Who killed John Wright? Was it his wife? If it was, what was her motive? If it wasn't, how could she have possibly slept through her husband's murder? Wouldn't someone entering their bedroom and slipping a rope around his neck and killing have woken her up? It doesn't help that there was no signs of forced entry. Mrs. Wright is in custody when the play opens. A handful of people are at the crime scene: three men and two women. (County Attorney, Sheriff, Mrs. Peters (the sheriff's wife, Mr. Hale (who reported the murder), and Mrs. Hale. The men, of course, are looking for evidence and facts and something to make a story of. The women, on the other hand, are "merely" looking at "trifles." They've come to pick up a few things to take Mrs. Wright. She's asked for her apron, among other things. She's also most concerned about her preserves--with good reason.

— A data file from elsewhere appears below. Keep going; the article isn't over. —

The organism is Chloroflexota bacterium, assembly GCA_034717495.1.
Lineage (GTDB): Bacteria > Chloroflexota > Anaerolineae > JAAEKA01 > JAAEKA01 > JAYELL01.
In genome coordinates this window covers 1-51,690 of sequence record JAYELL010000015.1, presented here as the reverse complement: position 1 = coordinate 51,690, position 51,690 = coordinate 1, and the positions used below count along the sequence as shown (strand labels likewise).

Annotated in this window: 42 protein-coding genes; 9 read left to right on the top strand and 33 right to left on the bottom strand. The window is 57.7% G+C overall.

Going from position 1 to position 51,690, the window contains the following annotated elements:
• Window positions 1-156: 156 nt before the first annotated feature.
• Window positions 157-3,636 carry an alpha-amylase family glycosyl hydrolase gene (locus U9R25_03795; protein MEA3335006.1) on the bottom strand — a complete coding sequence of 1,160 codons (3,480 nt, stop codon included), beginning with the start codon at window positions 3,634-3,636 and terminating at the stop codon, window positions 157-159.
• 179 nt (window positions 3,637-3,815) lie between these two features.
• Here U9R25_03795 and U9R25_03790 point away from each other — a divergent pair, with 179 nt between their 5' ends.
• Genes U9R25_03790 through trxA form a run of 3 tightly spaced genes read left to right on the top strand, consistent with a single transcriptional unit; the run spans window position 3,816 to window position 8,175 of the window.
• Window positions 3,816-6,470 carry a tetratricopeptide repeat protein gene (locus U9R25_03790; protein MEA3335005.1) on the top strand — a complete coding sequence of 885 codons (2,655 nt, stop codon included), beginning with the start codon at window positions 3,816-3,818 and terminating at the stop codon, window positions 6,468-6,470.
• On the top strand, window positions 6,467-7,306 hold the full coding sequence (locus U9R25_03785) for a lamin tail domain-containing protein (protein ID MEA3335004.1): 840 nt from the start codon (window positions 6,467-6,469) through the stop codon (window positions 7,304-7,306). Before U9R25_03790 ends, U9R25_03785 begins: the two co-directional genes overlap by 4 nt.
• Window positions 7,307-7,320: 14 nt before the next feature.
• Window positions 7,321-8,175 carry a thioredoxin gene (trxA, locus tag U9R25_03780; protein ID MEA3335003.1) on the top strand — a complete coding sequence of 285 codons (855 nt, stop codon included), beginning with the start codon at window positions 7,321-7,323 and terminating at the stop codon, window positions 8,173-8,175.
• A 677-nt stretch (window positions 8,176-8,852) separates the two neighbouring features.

At the start of the play, the focus is on the crime. Plenty of facts uncovered by Hale and the Sheriff and the County Attorney. But the women don't follow the men upstairs to the bedroom to the scene of the actual crime. They remain below, and that is where the focus remains. Let the men do the hard work of crime-solving, right?
Much is revealed in Trifles. There is a good reason why the short story adaptation was titled "Jury of Her Peers."
The play is great--very interesting and quite memorable. I am not going to share the details in my review because this one is best read unspoiled.
© 2015 Becky Laney of Becky's Book Reviews